The Communicator

The Communicator

The Communicator

Hope Through The Generations

CHS students tell the stories of the difficulties and triumphs within their family’s histories, exploring how learning their own personal history has taught them the importance of holding on to hope in a tumultuous world.
Bee Whalen

My Grandmama arrived in Quebec in the middle of January with sandals on. She had never seen snow before. Her saree exposed her stomach while her accent exposed her origin. She attempted to use public transportation and in the process spent the seven dollars she had to her name. Surrounded by a language she had never spoken, people she had never seen and a map she didn’t know how to navigate, the nerves ate her from the inside out. I, Isabella Jacob, asked her what or who exactly got her through the tumultuous immigration process. She told me that throughout the bus ride she held a rosary in hand and had a singular prayer in mind. Her faith is what guided her through leaving her home for a chance at opportunity. Her faith taught her to have hope and she always says it was the only reason she survived.

Hope is passed down through generations because for some of us it wasn’t an option. For many, hope was and is a means of survival, a necessary ingredient to survive tragedy, changes and oppression. Intergenerational transmission is the passing down of stories and ideas from parents to the next generation. Not only can intergenerational transmission include trauma but resilience, morals and hope.

Connecting with your past is a way to reference liberations and look forward to future redemption. Finding the hope in these stories builds strength.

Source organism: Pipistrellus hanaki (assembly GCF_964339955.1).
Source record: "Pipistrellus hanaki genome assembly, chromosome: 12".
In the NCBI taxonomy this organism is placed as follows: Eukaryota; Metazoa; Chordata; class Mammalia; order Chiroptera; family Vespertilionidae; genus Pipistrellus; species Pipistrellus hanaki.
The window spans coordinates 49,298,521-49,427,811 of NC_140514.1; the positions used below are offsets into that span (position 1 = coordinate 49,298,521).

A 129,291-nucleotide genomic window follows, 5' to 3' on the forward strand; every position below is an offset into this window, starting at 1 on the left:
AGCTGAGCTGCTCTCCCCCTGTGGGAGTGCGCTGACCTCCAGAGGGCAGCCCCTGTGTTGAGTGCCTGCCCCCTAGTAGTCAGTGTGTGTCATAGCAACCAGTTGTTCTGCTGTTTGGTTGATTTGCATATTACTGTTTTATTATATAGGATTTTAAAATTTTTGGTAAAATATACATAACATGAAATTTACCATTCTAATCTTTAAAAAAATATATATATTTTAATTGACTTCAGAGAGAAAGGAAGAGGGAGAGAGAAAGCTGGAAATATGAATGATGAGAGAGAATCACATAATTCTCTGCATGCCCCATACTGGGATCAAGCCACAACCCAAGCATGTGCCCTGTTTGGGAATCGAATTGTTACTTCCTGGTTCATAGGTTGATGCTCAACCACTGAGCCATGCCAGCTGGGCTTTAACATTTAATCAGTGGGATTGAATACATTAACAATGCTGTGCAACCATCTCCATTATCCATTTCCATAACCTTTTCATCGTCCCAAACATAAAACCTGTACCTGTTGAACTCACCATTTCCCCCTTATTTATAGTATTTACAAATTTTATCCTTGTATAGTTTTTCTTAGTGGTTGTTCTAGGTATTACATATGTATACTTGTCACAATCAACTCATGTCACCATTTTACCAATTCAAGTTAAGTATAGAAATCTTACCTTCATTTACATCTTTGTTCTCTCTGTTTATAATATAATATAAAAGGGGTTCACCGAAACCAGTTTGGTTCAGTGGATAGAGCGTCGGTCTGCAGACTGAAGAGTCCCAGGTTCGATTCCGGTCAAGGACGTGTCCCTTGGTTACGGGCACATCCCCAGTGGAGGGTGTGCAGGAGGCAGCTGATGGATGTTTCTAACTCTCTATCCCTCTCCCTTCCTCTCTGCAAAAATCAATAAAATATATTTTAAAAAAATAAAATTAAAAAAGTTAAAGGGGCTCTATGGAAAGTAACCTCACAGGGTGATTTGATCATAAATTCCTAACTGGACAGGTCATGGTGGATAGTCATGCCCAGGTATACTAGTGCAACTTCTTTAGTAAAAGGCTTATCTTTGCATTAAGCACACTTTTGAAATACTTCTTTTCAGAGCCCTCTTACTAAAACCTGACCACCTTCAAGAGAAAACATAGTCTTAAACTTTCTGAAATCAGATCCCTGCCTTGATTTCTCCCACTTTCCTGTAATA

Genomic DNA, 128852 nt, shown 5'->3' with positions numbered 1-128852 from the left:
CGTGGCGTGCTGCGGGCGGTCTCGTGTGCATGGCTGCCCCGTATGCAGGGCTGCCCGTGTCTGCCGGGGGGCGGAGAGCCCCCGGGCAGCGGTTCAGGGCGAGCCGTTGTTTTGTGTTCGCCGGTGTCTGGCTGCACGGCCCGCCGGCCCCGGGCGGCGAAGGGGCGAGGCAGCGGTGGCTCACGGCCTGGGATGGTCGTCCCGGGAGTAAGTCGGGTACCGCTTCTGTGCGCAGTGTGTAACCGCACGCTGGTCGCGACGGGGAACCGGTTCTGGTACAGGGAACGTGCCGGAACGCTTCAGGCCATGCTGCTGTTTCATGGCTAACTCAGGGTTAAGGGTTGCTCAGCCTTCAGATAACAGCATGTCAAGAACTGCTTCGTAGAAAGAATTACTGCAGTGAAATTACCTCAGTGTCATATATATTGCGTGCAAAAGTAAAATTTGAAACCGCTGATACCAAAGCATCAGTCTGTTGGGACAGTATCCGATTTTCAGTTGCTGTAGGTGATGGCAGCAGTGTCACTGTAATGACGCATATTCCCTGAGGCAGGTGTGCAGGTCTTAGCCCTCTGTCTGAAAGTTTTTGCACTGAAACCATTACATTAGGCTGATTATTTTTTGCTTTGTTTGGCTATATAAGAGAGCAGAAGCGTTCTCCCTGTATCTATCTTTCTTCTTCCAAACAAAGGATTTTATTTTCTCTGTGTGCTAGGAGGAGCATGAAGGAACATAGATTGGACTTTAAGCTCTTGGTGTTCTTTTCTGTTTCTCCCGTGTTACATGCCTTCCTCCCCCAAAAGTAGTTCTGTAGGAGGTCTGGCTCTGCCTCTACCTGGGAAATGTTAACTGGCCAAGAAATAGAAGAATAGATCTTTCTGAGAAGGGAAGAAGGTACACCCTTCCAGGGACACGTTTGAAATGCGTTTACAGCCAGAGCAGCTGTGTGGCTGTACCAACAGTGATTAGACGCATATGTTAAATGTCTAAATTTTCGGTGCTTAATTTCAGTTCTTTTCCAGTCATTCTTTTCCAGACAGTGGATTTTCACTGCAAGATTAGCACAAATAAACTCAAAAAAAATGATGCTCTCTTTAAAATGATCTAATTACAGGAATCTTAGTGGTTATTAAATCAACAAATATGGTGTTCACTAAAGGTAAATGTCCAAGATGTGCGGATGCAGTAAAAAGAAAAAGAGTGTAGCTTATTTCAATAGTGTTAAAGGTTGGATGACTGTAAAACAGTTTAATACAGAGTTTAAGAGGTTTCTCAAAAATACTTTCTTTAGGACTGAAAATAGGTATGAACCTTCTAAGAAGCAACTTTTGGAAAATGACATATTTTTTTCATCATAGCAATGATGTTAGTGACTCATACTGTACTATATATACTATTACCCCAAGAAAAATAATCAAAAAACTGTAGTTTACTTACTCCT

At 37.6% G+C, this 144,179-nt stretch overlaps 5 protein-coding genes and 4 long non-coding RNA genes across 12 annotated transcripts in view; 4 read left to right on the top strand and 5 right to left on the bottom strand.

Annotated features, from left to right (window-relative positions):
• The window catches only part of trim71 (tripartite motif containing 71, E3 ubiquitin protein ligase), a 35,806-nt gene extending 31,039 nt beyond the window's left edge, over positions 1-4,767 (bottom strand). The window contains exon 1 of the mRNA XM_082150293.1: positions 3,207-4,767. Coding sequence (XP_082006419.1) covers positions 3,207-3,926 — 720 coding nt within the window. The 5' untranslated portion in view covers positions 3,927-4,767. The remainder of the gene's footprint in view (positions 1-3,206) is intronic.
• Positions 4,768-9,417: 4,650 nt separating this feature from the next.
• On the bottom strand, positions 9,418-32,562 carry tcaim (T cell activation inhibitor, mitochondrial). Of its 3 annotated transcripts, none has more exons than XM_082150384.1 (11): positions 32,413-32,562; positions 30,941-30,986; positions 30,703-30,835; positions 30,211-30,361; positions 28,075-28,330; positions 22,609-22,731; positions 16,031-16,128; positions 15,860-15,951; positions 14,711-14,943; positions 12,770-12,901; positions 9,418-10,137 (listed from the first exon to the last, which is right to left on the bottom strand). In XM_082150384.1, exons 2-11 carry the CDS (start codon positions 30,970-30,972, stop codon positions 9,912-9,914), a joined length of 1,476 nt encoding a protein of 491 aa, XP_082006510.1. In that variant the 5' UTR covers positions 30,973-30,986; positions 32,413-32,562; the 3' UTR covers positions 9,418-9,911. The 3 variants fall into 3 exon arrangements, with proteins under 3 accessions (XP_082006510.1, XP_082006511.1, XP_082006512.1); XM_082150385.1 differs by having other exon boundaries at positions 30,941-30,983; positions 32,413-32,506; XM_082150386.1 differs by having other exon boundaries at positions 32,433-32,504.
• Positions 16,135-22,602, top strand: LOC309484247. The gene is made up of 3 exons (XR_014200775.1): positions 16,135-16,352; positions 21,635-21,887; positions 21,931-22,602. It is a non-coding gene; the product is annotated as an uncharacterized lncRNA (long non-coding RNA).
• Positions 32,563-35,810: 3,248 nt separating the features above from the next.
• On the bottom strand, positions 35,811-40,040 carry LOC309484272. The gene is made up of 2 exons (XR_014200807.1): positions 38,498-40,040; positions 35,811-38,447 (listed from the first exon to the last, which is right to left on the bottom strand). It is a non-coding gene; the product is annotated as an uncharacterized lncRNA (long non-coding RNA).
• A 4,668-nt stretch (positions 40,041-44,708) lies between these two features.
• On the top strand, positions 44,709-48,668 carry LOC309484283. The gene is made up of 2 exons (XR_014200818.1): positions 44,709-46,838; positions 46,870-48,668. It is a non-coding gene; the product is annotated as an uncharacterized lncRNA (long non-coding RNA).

Leila Bank, CHS senior, found hope in tragedy as she listened to the voice of her great uncle, Art.

As a child, Bank grew up attending her local synagogue for religious school. Every year on Holocaust Remembrance Day, Bank would learn about the genocide that took place during World War Two. As she got older, she received more and more of the heavy details that were withheld from her at younger ages. After she stopped going to religious school, once she had her Bat Mitzvah, Bank wanted to discover more about her family’s history and the persecution they had faced.

Sadly, many of Bank’s relatives who survived the Holocaust had passed away by the time she was old enough to understand. But fortunately, her father had preserved a little piece of her family’s history with an interview. Bank’s father had the opportunity to interview Art, a Holocaust survivor.

Bank decided to fully transcribe and go through the interview for her freshman-year history project. While a significant portion of the interview involved Art repeatedly asking ‘What did you say?’ The remainder was details about his profession as a locksmith. This surprised Bank, but simultaneously taught her a valuable lesson on history and humanity.

“Whenever the Holocaust is talked about, the tragedy is what is focused on, which is important,” Bank said. “But at the same time, it’s also important to notice the humanity in the Jewish people who were in concentration camps. They wrote music and they wrote poetry and they were human people. That’s so important because if we’re only talking about the bad things that happened and how they were killed, that’s doing the same thing. It’s dehumanizing them.”